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Doctors’ Medicare Lawsuit|Rejected Over Jurisdiction

(CN) - A Washington, D.C., federal judge dismissed a lawsuit against Secretary of the Department of Health and Human Services Kathleen Sebelius over revised Medicare regulations.

The Council for Urological Interests claimed the Centers for Medicare and Medicaid Services (CMS) introduced new regulations that wrongly prevent joint ventures, through which urologists purchase medical equipment, from providing laser treatment to Medicare patients.

The urologists say joint ventures are necessary to buy expensive laser equipment that hospitals are reluctant to buy.

"Under CMS regulations, however, these joint ventures may not be directly reimbursed for their technical costs under Medicare, which covers over 75 percent of the patients who receive laser surgery," according to the ruling.

The original CMS regulations were passed in 1989 to stop physicians from referring patients to entities in which they held a financial interest.

To comply with the regulations, joint ventures arranged to have hospitals act as their Medicare billing agents, transferring fees to the joint ventures on a per-procedure basis after taking their cut.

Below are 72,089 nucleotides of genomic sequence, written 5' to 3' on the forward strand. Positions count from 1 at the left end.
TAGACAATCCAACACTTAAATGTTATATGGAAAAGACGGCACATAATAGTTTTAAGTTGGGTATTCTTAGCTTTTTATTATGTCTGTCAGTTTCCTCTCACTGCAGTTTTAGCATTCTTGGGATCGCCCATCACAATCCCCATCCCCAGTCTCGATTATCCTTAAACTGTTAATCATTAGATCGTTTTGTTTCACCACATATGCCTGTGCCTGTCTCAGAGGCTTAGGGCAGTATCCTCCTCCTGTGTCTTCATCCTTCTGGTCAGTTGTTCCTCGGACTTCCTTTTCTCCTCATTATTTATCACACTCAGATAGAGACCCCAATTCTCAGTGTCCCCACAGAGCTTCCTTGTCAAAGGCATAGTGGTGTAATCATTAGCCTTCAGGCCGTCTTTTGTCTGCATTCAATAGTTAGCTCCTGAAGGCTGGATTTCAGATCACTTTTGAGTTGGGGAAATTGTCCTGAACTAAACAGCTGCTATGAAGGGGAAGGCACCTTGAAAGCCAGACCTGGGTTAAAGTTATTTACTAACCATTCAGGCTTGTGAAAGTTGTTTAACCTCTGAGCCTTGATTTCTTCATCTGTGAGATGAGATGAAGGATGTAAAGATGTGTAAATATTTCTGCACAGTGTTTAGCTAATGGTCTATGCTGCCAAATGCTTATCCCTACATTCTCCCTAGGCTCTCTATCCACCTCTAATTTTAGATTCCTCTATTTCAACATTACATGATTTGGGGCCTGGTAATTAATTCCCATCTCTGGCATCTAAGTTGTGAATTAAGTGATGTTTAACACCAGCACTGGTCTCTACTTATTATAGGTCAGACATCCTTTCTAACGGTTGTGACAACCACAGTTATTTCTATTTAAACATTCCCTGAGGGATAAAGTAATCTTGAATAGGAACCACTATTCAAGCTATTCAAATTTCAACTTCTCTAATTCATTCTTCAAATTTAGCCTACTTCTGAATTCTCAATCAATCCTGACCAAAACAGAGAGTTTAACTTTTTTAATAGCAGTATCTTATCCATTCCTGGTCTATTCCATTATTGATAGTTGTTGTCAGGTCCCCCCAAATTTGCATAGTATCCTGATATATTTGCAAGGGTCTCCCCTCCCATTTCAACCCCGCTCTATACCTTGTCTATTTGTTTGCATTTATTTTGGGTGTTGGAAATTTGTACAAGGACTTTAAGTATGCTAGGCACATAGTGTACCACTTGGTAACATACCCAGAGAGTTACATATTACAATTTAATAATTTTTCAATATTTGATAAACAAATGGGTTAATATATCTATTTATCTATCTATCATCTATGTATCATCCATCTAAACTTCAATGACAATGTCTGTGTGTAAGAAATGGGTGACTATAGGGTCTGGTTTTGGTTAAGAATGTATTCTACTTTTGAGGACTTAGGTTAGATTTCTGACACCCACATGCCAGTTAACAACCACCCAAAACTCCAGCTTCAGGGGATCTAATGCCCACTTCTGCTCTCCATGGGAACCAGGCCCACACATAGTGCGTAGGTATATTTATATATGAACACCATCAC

The latest revisions to those regulations, which took effect on Oct. 1, 2009, ban the per-procedure payments because they create a prohibited financial relationship.

U.S. District Judge Henry Kennedy said the court did not have jurisdiction over the urologists' claim because they have not exhausted the CMS administrative claims process.

The urologists claimed they cannot present their claims directly to CMS because administrative channeling effectively denies review.

Kennedy agreed with the government that while the urologists themselves cannot present their claims to CMS, the partnering hospitals can.

The doctor and hospital would not be subject to CMS penalties for the submitting Medicare claims for services that they know are excluded from coverage if they submit claims that do not seek payment, according to the ruling.

At most the urologists face a "hardship resulting from a delay of judicial review," not an effective denial of review, Kennedy wrote (emphasis in original).

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